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Guide To Complete Stereo Installation Focus Mk2

Aftermarked Head Unit 3-Way Active Crossover Sound Dampening Car Alarm

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#16 Mr_Spock

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Posted 01 June 2013 - 10:58 AM

Very good guide Mr Spock , and fantastic pictures , i would imagine the sound quality inside your car have doubled.

 

Thanks, it's hard to describe the improvement in sound quality in words - but jaw dropping will do :)



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#17 Mr_Spock

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Posted 01 June 2013 - 12:15 PM

More sound dampening - out goes the seats:

 

IMG_8219web-1_zpsa7f8f274.jpg

 

The rubber mat at the front is difficult to remove - I just placed damping mats as far up under as I could:

 

IMG_8250web.jpg

 

IMG_8240web.jpg

 

Some other places got treatment too:

 

IMG_8247web.jpg

 

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Behind the windshield wipers:

 

IMG_8364web-1.jpg

 

The underside was treated (wheel houses especially) with about 20kg of combined anti corrosion and noise stopping coating:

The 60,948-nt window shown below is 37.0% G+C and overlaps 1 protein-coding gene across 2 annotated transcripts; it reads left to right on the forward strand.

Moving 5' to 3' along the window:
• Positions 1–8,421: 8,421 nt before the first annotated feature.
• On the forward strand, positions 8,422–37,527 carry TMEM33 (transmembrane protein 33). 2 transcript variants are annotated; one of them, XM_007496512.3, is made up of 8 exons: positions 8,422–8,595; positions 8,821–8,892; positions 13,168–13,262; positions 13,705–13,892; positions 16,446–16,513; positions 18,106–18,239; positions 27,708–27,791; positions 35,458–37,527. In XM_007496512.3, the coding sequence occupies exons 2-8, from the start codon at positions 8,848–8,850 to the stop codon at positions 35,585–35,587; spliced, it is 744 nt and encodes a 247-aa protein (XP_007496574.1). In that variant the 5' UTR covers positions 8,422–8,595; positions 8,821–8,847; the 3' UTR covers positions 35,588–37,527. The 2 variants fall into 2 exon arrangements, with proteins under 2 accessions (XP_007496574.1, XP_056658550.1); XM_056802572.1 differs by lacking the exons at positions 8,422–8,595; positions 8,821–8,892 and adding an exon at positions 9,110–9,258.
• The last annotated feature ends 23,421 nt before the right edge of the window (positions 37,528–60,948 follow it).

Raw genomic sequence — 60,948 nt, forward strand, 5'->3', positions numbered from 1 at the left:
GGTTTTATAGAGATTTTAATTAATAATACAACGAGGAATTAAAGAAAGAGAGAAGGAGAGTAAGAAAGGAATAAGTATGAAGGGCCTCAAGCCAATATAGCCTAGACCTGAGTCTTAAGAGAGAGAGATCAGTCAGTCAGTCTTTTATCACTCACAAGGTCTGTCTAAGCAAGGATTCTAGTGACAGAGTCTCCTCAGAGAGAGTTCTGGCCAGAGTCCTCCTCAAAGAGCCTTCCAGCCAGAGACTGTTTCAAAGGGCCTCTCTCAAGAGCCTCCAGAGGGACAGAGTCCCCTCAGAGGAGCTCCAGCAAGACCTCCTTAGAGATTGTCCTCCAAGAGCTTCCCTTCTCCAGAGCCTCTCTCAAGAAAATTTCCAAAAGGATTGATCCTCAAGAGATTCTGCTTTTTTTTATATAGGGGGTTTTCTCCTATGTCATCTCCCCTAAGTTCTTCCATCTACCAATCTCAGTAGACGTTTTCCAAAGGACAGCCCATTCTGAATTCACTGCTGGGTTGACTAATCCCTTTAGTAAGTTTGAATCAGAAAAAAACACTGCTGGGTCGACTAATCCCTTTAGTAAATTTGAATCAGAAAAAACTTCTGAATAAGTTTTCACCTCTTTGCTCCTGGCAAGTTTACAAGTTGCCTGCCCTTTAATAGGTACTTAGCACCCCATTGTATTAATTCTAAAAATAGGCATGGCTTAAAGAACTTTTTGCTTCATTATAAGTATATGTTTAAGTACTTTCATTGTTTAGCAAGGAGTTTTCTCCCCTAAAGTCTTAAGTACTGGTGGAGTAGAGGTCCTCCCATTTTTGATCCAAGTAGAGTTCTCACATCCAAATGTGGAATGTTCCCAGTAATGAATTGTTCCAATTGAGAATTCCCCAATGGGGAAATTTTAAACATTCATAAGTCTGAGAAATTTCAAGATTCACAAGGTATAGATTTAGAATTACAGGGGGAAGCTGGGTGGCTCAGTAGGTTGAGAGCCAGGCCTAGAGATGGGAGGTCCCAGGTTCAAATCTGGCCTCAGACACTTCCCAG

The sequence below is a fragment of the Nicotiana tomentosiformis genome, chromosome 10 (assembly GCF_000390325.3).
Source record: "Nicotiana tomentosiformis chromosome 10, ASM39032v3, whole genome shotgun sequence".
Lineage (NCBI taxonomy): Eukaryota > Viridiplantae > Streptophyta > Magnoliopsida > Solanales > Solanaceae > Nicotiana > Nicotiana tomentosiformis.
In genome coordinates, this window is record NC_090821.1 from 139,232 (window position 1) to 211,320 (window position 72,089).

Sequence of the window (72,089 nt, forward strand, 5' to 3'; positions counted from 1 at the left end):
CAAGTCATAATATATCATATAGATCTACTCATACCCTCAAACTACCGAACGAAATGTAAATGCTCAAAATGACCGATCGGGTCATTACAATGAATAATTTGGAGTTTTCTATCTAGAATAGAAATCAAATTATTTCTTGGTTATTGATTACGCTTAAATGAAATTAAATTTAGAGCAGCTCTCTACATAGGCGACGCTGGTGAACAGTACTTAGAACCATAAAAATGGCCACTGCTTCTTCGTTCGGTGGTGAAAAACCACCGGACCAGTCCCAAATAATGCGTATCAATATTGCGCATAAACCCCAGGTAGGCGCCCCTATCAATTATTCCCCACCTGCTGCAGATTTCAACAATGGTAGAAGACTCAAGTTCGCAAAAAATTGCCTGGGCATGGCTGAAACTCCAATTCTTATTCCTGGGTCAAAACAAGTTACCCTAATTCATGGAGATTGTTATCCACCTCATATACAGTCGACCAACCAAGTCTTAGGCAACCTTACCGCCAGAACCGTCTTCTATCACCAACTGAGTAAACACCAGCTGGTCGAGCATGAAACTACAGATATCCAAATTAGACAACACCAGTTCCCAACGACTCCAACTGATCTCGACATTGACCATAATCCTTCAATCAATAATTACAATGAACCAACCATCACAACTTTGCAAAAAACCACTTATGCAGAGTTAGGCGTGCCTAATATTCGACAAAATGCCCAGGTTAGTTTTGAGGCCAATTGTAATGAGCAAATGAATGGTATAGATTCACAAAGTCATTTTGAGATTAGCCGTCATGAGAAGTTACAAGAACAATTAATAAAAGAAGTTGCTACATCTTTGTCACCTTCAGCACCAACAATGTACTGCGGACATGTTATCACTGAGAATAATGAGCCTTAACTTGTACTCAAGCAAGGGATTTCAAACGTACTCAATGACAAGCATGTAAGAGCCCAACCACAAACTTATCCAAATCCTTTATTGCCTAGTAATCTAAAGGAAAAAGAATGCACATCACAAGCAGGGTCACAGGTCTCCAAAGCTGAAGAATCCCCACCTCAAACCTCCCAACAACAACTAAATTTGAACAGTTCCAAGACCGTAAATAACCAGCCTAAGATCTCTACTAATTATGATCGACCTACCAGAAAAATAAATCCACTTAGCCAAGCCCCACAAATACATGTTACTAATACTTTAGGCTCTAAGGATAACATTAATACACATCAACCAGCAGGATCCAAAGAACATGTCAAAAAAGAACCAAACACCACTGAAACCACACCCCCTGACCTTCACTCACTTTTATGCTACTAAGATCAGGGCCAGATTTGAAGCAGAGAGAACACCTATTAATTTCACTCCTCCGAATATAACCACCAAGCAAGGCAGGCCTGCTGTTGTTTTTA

IMG_8486web.jpg



#18 Mr_Spock

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Posted 01 June 2013 - 12:24 PM

I took the opportunity to give the floor mat a real wash using foam lance and high pressure washer:

 

IMG_8228web.jpg



#19 Mr_Spock

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Posted 02 June 2013 - 10:05 AM

Having all sound dampening done - it was time for dealing with cables and stereo compononents. At this time I had decided to use two amplifiers: one 4-channel feeding the 2 way component speakers in the front doors - and one mono amplifier to feed a subwoofer. Speakers in the rear doors will not be in use. Both amplifiers and subwoofer will be placed in the luggage compartment. With this in mind - I knew were all cables had to be placed. 

 

I did voltage drop calculations on the power cables feeding the amplifiers - to ensure maximum perfomance. To get through the bulkhead, I went through a big, roomy cable rubber grommit already in place, in my car (with the steering wheel on the wrong side :) )  it's behind the glove compartment. 

 

Here comes a useful tip - do not place cables on top of the sills (marked red) - do the ekstra job and take out the seats and carpet (takes about 30 minutes or less) and lay them the along with the original wiring (marked green). A little longer way, but no problem with space or conflicting with plastic panels etc. Putting power cables on one side - and rca/signal cables on the other - also minimize interference.

 

IMG_8249WEB_zpse4a56bd4.jpg



#20 Mr_Spock

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Posted 02 June 2013 - 02:57 PM

Grounding the amplifiers demands really good connection - using the seatbelt bolts are a good solution when placing the amplifiers in the back. I use one on each side, doing separate positive power cabling to each amplifier - I do the same for the negative power:

 

IMG_8236web_zps3e755b17.jpg